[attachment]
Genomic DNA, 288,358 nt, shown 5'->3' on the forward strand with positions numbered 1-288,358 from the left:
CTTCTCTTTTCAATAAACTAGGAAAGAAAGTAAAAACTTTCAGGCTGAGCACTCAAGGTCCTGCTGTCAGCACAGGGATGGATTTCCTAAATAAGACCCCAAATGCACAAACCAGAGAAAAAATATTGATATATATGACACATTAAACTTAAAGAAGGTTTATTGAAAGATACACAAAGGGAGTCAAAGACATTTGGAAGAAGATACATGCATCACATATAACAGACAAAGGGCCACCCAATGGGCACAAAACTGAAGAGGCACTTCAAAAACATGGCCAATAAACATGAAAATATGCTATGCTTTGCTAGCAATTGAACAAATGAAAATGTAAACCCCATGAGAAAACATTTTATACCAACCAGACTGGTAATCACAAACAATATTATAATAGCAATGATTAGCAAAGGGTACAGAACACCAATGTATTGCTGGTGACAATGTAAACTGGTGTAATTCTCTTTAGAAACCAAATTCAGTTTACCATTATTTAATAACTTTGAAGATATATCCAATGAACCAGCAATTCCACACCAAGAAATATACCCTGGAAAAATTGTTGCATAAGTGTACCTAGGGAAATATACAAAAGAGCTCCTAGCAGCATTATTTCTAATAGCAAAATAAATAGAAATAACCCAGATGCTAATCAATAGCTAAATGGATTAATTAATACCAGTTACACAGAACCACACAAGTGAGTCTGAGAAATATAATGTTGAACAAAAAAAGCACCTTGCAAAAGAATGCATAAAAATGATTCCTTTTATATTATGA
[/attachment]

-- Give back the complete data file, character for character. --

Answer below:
Genomic DNA, 288,358 nt, shown 5'->3' on the forward strand with positions numbered 1-288,358 from the left:
CTTCTCTTTTCAATAAACTAGGAAAGAAAGTAAAAACTTTCAGGCTGAGCACTCAAGGTCCTGCTGTCAGCACAGGGATGGATTTCCTAAATAAGACCCCAAATGCACAAACCAGAGAAAAAATATTGATATATATGACACATTAAACTTAAAGAAGGTTTATTGAAAGATACACAAAGGGAGTCAAAGACATTTGGAAGAAGATACATGCATCACATATAACAGACAAAGGGCCACCCAATGGGCACAAAACTGAAGAGGCACTTCAAAAACATGGCCAATAAACATGAAAATATGCTATGCTTTGCTAGCAATTGAACAAATGAAAATGTAAACCCCATGAGAAAACATTTTATACCAACCAGACTGGTAATCACAAACAATATTATAATAGCAATGATTAGCAAAGGGTACAGAACACCAATGTATTGCTGGTGACAATGTAAACTGGTGTAATTCTCTTTAGAAACCAAATTCAGTTTACCATTATTTAATAACTTTGAAGATATATCCAATGAACCAGCAATTCCACACCAAGAAATATACCCTGGAAAAATTGTTGCATAAGTGTACCTAGGGAAATATACAAAAGAGCTCCTAGCAGCATTATTTCTAATAGCAAAATAAATAGAAATAACCCAGATGCTAATCAATAGCTAAATGGATTAATTAATACCAGTTACACAGAACCACACAAGTGAGTCTGAGAAATATAATGTTGAACAAAAAAAGCACCTTGCAAAAGAATGCATAAAAATGATTCCTTTTATATTATGA